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How energy literacy is good for your organisation

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Probably the biggest challenge for energy companies today is that of maintaining supply for rising energy demand while simultaneously reducing carbon emissions.

To do this, energy companies need to have a full understanding of the role of energy in our lives, its sources and uses. We often refer to this as energy literacy, and it’s not just something energy companies should pay attention to. Businesses and organisations should also have a full understanding of energy literacy to reap the benefits it can bring.

First of all, what is energy literacy?

In a nutshell, it’s the understanding of energy in society, from where it comes from to the impact our energy choices will have on future generations. An energy literate person will appreciate how they use energy in their environment and will be in tune with their energy consumption. With this knowledge, one can learn how to reduce the energy usage within an organisation.

But what does being energy literate actually mean?

The first and most commonly-known advantage of energy efficiency is cost reduction. Everyone knows that you can save on energy bills by consuming less energy, but an energy literate person knows much more than this; an energy literate person knows which areas of their organisation to target for the best results, and where most of the wasted energy is originating from. Energy literacy means understanding energy efficiency, and energy efficiency means conservation. An organisation should be aiming to reduce waste, use energy more efficiently, and make the right decisions regarding their energy usage, but this can’t be done if said organisation has no idea where the energy is being used or to what degree.

Why should an organisation be energy literate?

Changing how you use energy can offer immediate savings on your energy bill, but knowing what kind of energy you use and if there are more efficient and environmentally-friendly energy options can have a lasting effect on your organisation, not to mention the world. Whatever market or sector you fall into, we should all be taking environmental factors into consideration. With less energy consumption comes a smaller carbon footprint and fewer carbon emissions. This puts less strain on depleting natural resources and offers a generally brighter future, a factor that will have a positive impact on your audiences’ perception of you and your organisation.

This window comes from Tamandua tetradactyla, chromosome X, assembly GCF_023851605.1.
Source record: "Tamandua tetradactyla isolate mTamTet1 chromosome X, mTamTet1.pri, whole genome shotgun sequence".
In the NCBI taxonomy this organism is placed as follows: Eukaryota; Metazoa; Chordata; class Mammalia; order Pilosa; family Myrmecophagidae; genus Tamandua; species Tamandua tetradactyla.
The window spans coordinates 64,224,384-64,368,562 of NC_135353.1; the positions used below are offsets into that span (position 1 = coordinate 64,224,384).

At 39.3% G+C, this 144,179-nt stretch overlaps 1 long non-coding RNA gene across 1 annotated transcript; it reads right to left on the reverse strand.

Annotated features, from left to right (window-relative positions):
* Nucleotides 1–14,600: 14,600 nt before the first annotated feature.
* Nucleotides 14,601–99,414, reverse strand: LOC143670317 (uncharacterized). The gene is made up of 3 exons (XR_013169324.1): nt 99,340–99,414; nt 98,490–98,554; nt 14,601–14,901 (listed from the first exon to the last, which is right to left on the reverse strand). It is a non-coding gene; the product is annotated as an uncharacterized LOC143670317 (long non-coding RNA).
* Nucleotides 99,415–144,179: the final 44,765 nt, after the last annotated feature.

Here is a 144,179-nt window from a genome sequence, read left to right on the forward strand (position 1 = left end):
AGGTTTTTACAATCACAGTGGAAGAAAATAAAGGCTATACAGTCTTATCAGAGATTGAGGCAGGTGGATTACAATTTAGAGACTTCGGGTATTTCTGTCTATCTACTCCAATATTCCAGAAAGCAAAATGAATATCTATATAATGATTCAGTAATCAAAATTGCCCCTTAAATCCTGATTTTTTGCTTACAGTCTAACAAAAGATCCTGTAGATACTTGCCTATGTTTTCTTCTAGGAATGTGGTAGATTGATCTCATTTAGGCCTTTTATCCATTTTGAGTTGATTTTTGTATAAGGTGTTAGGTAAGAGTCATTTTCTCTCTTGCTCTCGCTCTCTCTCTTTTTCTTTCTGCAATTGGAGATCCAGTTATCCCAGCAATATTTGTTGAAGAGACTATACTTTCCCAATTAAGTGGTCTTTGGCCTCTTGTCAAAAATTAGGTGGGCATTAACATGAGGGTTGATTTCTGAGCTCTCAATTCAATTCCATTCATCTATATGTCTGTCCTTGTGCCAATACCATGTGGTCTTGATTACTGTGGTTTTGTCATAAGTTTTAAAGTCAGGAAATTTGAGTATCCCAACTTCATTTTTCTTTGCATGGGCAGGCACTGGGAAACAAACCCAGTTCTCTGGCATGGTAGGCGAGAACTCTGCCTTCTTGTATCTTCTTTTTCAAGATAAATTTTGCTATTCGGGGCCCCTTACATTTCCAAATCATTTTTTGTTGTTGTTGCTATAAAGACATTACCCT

One of the key principles of energy literacy is that the quality of life for people and society is directly affected by the energy choices we make. These choices will have a direct impact on the future of your audience, and that choice will be recognised. Energy literacy allows you to see all your options, their advantages and their consequences, helping you to make the right choice for you and your community.

It’s not just about implementing these energy saving measures, it’s also about imparting the knowledge onto others and encouraging them to engage. At work, you can demonstrate the benefits to employees or, if at a school, you can educate children to become more energy literate. This isn’t just good for your organisation, but for the people you work with. A study by the National Energy Foundation suggested that four out of five people are interested in reducing the energy they use, so it shouldn’t even be a difficult sell! By becoming energy literate within your organisation, you can inspire others to join you.

So how can you become more energy literate?

It’s all about education at every level within your organisation. A good start would be to become a Low Energy Company (LEC), which means having at least 30% of the people in the organisation training in energy efficiency management.

Being an energy literate organisation is about understanding energy right now and making choices that have a positive impact on your organisation and society as a whole. Choosing to ignore where your energy comes from could prove to be an expensive decision, so keep up to date with energy updates and information at our Energy News page, and feel free to contact us if you have any questions.

How energy literacy is good for your organisation